Boing Boing 

VA boss caught lying about serving in the Special Forces

Veterans Affairs Secretary Robert McDonald has apologized for lying to a veteran about serving in the Special Forces. (via Super Punch)

UK Tory MP says astrology would improve NHS health outcomes

David Tredinnick, the Tory MP for Bosworth, Leicestershire, claims that astrology could improve health outcomes for the NHS, is bitter that he had to pay parliament back £755 for his expensed astrology software, says he helps other MPs with astrological advice, and says astrology skeptics are "racially prejudiced." (via /.)

Yahoo's security boss faces down NSA director over crypto ban


During Monday's Cybersecurity for a New America conference in DC, Yahoo's Chief Information Security Officer Alex Stamos stood up and had an intense verbal showdown with NSA director Mike Rogers about the NSA's plan to ban working crypto, in which the nation's top spook fumfuhed and fumbled to explain how this idea isn't totally insane.

Read the rest

HSBC boss used tax havens to keep underlings from discovering his outrageous pay


HSBC CEO Stuart Gulliver admitted that he used two secretive banks -- one in Switzerland, the other in Panama -- not just to avoid taxes, but to hide his amazing compensation package from other HSBC bankers, lest they wax jealous.

Read the rest

Revenge porn shitweasel pleads guilty, admits he hacked victims' accounts


Michael from Muckrock writes, "After months of legal wrangling, Hunter Moore, who ran 'revenge porn' website Isanyoneup, has agreed to a plea deal that will see him serve a minimum of two years and up to seven years in jail, as well as up to $500,000 in fines."

Read the rest

Canada's new surveillance bill eliminates any pretense of privacy


Michael Geist writes, "Canada's proposed anti-terrorism legislation is currently being debated in the House of Commons, with the government already serving notice that it plans to limit debate. That decision has enormous privacy consequences, since the bill effectively creates a 'total information awareness' approach that represents a radical shift away from our traditional understanding of public sector privacy protection."

Read the rest

SF Muni spends anti-terror money on fare evaders because it's a gateway to terrorism


Cmdr. Mikail Ali, the former top transit police officer in San Francisco, justified spending anti-terror funding on fare evaders because "Fare evasion is the nexus by which we make those initial contacts [with criminals]" and cracking down on it lets them find terrorists.

Read the rest

GOP senator: abolish hand-washing regulations in restaurants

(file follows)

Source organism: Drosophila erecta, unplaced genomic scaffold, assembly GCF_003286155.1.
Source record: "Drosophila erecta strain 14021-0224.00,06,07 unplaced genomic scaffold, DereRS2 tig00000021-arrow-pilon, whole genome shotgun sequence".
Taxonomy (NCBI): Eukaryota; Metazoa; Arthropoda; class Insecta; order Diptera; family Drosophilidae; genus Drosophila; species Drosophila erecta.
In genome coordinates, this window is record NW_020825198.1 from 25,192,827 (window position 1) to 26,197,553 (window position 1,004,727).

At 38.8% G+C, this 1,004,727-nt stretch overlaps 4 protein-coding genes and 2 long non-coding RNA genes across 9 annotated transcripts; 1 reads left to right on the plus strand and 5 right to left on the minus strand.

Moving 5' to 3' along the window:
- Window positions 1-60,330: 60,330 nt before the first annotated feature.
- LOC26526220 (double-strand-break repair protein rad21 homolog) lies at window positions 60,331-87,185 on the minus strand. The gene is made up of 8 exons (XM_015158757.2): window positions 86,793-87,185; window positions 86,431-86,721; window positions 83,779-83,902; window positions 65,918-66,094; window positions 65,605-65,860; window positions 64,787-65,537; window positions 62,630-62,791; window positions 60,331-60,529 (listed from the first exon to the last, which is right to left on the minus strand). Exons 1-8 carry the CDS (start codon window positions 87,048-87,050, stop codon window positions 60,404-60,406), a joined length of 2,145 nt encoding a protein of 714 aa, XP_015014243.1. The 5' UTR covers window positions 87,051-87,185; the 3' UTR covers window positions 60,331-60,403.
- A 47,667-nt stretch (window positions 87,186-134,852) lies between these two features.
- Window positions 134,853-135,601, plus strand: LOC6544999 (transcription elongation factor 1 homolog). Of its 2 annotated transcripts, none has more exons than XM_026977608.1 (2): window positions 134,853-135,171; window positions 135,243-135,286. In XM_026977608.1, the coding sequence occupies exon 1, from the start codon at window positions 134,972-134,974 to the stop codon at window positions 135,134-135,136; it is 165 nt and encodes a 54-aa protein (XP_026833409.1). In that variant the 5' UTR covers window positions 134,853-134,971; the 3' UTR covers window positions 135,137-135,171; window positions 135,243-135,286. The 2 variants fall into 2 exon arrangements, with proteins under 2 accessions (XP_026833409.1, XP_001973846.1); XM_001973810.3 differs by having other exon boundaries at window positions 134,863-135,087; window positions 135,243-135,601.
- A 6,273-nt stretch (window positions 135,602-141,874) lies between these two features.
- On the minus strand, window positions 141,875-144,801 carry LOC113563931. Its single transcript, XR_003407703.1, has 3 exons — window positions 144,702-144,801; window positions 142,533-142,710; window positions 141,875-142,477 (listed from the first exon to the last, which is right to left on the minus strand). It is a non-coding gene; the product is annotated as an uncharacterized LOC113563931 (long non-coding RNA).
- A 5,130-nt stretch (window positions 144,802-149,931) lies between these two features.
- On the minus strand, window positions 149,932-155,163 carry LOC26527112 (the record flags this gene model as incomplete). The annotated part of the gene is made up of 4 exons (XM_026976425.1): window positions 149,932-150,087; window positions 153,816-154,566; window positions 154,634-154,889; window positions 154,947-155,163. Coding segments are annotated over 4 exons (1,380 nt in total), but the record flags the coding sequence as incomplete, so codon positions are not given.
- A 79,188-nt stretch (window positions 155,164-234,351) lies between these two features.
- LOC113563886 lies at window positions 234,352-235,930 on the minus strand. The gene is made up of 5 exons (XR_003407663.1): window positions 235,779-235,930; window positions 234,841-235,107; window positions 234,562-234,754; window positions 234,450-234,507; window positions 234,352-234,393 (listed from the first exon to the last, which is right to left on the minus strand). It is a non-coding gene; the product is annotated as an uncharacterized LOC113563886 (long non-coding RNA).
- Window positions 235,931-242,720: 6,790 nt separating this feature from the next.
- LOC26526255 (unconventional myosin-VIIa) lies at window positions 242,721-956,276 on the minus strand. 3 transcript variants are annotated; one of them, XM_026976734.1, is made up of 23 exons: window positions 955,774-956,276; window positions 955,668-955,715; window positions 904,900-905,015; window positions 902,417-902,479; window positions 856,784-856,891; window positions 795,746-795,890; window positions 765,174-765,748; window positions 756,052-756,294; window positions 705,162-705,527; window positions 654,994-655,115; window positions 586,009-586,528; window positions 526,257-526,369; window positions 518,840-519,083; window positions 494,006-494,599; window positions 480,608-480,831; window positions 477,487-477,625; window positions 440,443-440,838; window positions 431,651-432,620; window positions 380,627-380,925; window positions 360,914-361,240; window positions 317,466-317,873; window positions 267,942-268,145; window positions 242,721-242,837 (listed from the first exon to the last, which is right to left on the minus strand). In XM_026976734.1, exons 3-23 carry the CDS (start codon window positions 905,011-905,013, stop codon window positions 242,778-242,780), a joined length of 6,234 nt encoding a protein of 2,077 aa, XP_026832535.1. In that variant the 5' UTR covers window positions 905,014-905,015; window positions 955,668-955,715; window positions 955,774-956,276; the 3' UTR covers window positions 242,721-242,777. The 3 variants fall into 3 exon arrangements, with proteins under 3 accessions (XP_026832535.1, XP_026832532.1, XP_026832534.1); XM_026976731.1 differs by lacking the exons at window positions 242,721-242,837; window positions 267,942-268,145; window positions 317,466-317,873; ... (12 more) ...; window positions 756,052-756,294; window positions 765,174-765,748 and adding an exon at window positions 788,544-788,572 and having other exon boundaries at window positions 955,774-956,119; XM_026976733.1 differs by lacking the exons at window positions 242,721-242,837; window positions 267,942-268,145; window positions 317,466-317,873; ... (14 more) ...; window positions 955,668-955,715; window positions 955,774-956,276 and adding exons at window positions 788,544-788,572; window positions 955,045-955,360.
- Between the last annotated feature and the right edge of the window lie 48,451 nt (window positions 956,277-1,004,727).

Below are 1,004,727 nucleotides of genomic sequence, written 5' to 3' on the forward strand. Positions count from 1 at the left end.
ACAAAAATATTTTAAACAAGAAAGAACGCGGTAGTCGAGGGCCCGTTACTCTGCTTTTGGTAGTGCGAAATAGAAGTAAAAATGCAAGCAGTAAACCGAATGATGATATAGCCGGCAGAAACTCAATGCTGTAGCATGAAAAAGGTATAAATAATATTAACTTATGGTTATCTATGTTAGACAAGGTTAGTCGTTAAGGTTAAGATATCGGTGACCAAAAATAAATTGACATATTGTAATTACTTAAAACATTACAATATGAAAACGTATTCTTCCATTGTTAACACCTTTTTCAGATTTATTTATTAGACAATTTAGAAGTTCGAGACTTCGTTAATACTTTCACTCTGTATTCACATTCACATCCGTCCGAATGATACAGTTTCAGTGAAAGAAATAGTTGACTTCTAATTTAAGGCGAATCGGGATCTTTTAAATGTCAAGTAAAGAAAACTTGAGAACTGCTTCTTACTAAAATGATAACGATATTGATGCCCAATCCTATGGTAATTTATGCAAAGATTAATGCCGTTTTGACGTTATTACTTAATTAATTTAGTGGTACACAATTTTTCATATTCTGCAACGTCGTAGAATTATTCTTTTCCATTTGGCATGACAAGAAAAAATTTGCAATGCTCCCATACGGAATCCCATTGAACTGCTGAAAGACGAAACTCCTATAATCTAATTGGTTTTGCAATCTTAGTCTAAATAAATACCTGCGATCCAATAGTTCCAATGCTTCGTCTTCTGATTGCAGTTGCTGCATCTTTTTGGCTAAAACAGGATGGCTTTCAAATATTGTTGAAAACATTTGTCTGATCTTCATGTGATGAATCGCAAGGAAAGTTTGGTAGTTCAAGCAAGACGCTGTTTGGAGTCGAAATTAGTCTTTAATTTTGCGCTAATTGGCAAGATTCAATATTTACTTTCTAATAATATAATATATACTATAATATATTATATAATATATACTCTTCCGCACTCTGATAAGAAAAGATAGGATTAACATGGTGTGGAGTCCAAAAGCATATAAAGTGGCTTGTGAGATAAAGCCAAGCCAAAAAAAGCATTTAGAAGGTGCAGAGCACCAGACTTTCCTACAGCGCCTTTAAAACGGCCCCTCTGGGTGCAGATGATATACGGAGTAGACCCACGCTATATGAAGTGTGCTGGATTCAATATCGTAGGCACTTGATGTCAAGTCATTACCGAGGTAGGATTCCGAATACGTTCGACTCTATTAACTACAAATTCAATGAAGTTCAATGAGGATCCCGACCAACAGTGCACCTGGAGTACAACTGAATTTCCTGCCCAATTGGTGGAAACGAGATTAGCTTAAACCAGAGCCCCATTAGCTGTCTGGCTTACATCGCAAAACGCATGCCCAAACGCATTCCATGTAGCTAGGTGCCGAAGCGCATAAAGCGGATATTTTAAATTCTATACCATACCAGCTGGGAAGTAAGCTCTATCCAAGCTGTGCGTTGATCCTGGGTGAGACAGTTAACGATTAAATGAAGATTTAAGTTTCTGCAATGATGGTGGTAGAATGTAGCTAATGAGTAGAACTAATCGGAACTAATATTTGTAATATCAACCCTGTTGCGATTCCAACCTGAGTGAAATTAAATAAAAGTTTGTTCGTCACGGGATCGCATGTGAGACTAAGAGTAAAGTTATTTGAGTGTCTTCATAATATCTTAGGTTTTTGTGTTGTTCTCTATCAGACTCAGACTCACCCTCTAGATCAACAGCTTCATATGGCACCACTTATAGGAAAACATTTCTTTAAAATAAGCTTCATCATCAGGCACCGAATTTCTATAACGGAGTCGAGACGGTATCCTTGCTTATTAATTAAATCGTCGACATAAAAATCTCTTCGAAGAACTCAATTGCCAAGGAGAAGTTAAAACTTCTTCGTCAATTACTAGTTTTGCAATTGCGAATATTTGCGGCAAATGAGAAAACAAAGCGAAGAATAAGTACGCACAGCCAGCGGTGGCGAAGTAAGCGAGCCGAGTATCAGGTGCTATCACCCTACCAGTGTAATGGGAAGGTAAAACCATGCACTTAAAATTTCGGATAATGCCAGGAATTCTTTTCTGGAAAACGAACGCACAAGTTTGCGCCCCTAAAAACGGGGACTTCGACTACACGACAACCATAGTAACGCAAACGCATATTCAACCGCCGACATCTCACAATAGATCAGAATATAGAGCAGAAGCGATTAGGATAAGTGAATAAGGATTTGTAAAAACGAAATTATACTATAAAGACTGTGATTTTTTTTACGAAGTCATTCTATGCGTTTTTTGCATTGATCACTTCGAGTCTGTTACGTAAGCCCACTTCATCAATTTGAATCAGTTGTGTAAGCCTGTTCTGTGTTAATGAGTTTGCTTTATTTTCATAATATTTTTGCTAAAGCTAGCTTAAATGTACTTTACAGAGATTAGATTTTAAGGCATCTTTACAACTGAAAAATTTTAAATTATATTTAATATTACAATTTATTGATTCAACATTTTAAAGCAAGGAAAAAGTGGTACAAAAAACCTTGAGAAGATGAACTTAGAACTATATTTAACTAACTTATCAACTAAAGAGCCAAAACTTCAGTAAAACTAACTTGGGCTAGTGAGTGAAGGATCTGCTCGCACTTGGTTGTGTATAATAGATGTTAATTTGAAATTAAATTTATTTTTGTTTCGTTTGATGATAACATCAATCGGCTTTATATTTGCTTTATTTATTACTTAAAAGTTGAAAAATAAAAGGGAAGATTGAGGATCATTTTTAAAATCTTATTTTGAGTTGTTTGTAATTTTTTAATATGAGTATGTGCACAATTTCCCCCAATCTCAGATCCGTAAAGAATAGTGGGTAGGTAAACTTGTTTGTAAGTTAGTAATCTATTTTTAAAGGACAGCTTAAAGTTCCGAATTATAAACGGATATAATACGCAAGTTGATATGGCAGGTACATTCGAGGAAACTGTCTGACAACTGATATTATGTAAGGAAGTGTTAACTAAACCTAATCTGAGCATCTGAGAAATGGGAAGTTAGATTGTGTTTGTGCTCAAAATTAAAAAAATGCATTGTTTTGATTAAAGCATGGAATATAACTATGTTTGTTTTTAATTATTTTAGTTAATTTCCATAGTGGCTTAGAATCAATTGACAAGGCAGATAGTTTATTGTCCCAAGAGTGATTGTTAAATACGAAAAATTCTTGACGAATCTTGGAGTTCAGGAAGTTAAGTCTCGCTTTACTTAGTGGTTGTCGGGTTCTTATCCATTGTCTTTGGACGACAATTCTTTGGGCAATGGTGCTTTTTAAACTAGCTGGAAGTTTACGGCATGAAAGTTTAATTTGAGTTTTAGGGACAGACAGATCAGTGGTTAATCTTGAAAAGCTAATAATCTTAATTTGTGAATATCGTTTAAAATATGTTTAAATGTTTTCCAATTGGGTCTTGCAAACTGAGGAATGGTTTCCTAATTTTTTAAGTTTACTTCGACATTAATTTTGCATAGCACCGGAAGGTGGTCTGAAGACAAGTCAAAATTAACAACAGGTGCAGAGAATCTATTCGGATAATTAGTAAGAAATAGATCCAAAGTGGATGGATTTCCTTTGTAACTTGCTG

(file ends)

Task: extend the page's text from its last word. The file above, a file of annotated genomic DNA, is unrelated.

Instead of mandating that restaurant employees wash their hands between wiping their asses and making your food, Senator Thom Tillis (R-NC) says the state should only require them to advise the public of any handwashing policies in place.

Read the rest

Philly TSA supervisor Charles Kieser sent a traveller to jail for asking to file a complaint

After sending Roger Vanderklok for jail for the audacity of asking to file a complaint, Philadelphia International Airport TSA supervisor Charles Kieser then lied about what happened on the stand in court. He fabricated an aggressive confrontation and a bomb threat, neither of which are in evidence on the CCTV footage or in the police report. His victim was help incommunicado in jail, panicking his wife who had no idea where he'd gone. Kieser gets to keep his job.

Read the rest

Canada's spying bill is PATROIT Act fanfic

Madeline Ashby writes, "I wrote this column about Canada's Bill C-51, which would allow Canada's spy agency CSIS to detain people for simply 'promoting' terrorism, promises it can wipe terrorist content from the Internet, expands no-fly lists, and is basically a piece of Patriot Act fanfic. I thought you guys might like to know that years after Bush left office, his fans are trying to keep the tradition alive."

Read the rest

Rand Paul: solve vaccination issues by making children into property

"The state doesn't own your children. Parents own the children, and it is an issue of freedom and public health."

Read the rest

Shameless: rogue Lords sneak Snooper's Charter back in AGAIN

Last Friday, four rogue Lords copy/pasted the repeatedly defeated "Snooper's Charter" spying bill into a pending bill as an amendment, only to withdraw it on Monday after the Lords were bombarded by an aghast public -- and now, incredibly, these Lords have reintroduced the same language as a new amendment.

Read the rest

Great Firewall of Cameron blocks sex-abuse charities


UK Prime Minister David Cameron demanded that ISPs opt their customers into "adult content" filters (and now Sky is opting in everyone whose account predates this announcement), ignoring all the people who correctly predicted that these filters would block important sites.

Read the rest

GOP senator who boasted about her family's self-reliance received $460K in federal subsidies


Iowa Republican senator Joni Ernst gave her party's official response to the State of the Union address by boasting self-righteously about her humble origins and how her self-reliant, heartland-state family pulled themselves up by their own bootstraps, but conveniently failed to mention that her family's farm was the beneficiary of nearly half a million dollars in federal subsidies.

Read the rest

What David Cameron just proposed would endanger every Briton and destroy the IT industry